Recent College Grads Still Facing Unemployment

concered-college-gradAlthough much media attention has been paid to statistics showing the value of a college degree is on the rise, recent college grads are still struggling with unemployment or inappropriate employment. Reports show that workers with a college education fared better during the economic crisis, this was found to be particularly true of people over thirty and professional women. However, this has not been the case for those with degrees under the age of 25.

Recent college grads are facing underemployment  or “malemployment,” meaning that they are working at jobs that do not require a college degree.  Professor of Economics at Northeastern University Andrew Sum estimates that during the first half of 2010, more than 50 percent of young B.A.-holders were employed at jobs not requiring a college degree.

“This growing problem of malemployment and joblessness among young college graduates has a number of dire economic effects on both the graduates themselves and many other young adults across the country,” writes Sum for The Huffington Post. “Those college graduates working in jobs that do not require college degrees are earning substantially less per week (30-40 percent less) than their peers who work in jobs that require college degrees.” Not only do lower salaries represent poor returns on the resources invested in acquiring a degree, it also sends negative messages to high school students and other young people entering college.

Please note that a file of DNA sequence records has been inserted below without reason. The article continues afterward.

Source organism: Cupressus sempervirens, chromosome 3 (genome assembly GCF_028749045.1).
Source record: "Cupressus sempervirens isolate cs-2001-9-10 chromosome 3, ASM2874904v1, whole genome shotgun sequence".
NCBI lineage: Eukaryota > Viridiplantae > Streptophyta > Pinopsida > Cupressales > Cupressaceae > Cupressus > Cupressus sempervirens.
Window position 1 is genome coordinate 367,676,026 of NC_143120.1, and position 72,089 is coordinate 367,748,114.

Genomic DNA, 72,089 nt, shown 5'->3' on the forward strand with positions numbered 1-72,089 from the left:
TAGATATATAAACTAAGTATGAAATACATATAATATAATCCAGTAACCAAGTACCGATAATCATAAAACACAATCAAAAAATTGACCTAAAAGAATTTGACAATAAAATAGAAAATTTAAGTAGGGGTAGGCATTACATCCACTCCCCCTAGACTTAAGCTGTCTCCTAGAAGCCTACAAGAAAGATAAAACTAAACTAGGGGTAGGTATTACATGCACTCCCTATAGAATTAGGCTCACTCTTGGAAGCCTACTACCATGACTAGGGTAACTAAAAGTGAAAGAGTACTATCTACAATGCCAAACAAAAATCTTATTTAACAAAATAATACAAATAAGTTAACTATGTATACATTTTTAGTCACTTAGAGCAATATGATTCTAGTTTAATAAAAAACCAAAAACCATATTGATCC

Also Read:

The Value of Your College Degree Is On the Rise

Real Benefits to Earning Your Higher Education






2 Responses to “Recent College Grads Still Facing Unemployment”

  1. Employment Rates and Average Salaries Down for New College Grads | Edu in Review Blog says:

    […] for 58 percent of recent employment growth. Furthermore, the Department of Labor found that unemployment rates for workers age 55 and above were 6.2 percent in July, and were 12.7 percent for those ages 18 to […]

  2. PCB says:

    This discussion needs to separate unemployment rates by college major.
    There is a huge difference between technical and non technical degrees.
    In addition, there are substantial differences in starting salaries by undergraduate major.


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